May 23, 2012
These two lines are packed with instructives for the Christian. Peace,
power, faith, mission. It's all there. The disciples were to continue God's
work in the world, to continue doing what Jesus did. Were they still
overjoyed when they heard they were being sent? I would think fear
returned, considering what had happened to Jesus and how he had
gotten those nail holes.

Ralph Cushman wrote a book on Pentecost in which he made this
observation: It seems almost unthinkable that on the first Easter evening
the risen Christ should have said to these fear-smitten souls in that
upper room, "As the Father has sent me, even so send I you". What is
the use of sending men like these to Christianize the world? What
chance is there of doing anything with disciples who huddle behind
bolted doors? . . . Surely, some change must come over these men
and women.

John includes the gift of the Holy Spirit in his gospel, on Easter evening
with no fanfare. Luke describes in Acts 2 the coming of the Holy Spirit,
50 days later with surprising drama and sound effects. John ends his
gospel without informing the reader about the changes that took place
within the lives of the disciples. Luke devoted the whole book of Acts to
the transforming power of the Holy Spirit. The weak become strong.
The timid become bold witnesses.

There's no laying on of hands. Jesus simply breathes on his disciples.
There's a song in our hymnal, "Breathe on Me, Breath of God." It's a
prayer that God will fill me with new life, that I will belong wholly to God
to the point where I glow with divine fire. You can't hide all that behind
locked doors! It must burst forth and make an impact on the world.


                                                John 20:21-22, NIV
23 If you forgive anyone his sins, they are forgiven; if you do not
forgive them, they are not forgiven."

May 24, 2012
Jesus linked the gift of the Holy Spirit with forgiveness or retention of
sins. The disciples had just seen the wounds of the resurrected Jesus.
Seeing is a very important topic in John's gospel. Specifically, seeing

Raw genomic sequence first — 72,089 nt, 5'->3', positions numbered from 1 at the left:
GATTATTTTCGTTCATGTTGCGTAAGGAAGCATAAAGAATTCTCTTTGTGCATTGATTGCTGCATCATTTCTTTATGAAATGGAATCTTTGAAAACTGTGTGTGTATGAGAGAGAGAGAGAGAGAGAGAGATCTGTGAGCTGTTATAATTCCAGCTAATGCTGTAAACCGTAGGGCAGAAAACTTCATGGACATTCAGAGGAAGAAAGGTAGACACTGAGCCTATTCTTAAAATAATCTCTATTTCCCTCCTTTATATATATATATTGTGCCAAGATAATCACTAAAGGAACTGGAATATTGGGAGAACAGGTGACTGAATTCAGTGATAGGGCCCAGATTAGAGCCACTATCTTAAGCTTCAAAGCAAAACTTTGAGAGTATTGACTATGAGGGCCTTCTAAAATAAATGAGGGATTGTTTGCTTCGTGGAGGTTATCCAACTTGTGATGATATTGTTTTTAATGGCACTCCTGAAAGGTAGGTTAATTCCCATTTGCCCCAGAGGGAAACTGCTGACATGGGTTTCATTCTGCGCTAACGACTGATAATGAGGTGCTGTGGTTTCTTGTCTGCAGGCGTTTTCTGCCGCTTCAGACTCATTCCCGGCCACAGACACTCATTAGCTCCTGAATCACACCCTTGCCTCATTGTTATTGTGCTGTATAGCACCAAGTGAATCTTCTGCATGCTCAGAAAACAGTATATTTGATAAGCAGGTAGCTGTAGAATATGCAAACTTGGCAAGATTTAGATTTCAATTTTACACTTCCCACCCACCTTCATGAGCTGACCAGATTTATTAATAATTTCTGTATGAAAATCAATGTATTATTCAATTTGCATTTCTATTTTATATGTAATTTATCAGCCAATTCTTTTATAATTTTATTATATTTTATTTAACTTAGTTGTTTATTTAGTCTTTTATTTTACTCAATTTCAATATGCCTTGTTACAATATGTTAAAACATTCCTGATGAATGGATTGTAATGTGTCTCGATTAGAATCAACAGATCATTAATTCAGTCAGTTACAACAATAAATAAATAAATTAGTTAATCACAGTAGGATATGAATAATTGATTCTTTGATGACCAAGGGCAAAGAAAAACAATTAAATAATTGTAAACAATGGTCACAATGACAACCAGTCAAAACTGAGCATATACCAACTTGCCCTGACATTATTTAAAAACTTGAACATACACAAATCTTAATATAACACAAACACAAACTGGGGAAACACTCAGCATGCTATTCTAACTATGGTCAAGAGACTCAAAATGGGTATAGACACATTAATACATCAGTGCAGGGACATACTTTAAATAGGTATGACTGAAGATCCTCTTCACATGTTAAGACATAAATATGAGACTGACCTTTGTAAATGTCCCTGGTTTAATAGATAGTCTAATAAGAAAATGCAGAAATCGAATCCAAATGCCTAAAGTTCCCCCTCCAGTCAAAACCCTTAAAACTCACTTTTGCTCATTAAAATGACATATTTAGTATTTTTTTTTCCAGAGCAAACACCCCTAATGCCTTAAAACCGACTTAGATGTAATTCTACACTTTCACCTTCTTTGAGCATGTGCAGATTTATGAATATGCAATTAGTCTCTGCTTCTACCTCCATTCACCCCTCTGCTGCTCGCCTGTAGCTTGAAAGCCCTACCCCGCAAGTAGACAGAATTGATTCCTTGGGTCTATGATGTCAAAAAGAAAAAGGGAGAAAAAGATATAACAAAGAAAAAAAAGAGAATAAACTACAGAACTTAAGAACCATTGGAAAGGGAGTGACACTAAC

Jesus as sent from God. Therefore, sin is that which blinds people to
the revelation of God in Jesus. Those who believed could see. Those
who refused to believe were blind.

You might remember that the religious officials got upset with Jesus
because he claimed to forgive sins, when only God is able to do that.
Now Jesus is telling his disciples they too will forgive sins. Sounds like
they are headed straight into controversy.

Verse 23 is very difficult to explain. Especially so for Protestants who
usually confess their sins privately in the presence of God alone. What
kind of power is this which Jesus gave his disciples to forgive or
withhold forgiveness of sins!!! We do not like the idea that another
human has such power over another human, or such influence with
the Almighty.

The unintended consequence of this verse is the abuse of power that
accompanies it. Which makes me wonder why Jesus said it. He had
spent his three years in ministry embroiled in conflict with the religious
authorities over just such matters. Jesus called them blind guides who
lead people into ditches. Jesus knew those who "see" can be corrupted,
so why would he utter this directive?

Why would anyone want the power to forgive or retain another person's
sins. Is it ever right to refuse to forgive? Is there ever a time when our
refusal to forgive leads to healing, wholeness and the kingdom of God?
I don't remember any gospel stories wherein Jesus refused to forgive.

Forgiveness and peace seem to go hand in hand. In our Holy
Communion liturgy, we confess our sins, and then move among the
congregation to extend peace to everyone. That same symbolism can
be applied to all our relationships.

For me, the emphasis in this verse is on confession. And maybe Jesus
is getting at the importance of confessing our sins out loud to our fellow
believers. We live within a community, not in isolation. The model here
was for the disciples, all of whom probably felt guilty in some way for
the death of Jesus. Therefore, share your confession. Forgive and
strengthen each other. Confession and forgiveness frees us to begin
anew, and that's where these disciples were at the moment.

I don't think it wise to think of ourselves as having the right to retain
someone else's sins. That's building a roadblock which refuses to
allow another person access to God's grace. If you refuse forgiveness,
both you and that person get stuck in the past. It's like holding onto
someone and making it very difficult for them to move forward.

For a good confession three things are necessary: an examination
of conscience, sorrow, and a determination to avoid sin. --Saint
Alphosus Luguori. Forgiveness requires two things: mercy and grace;
perhaps three: the "hole"y hands of Jesus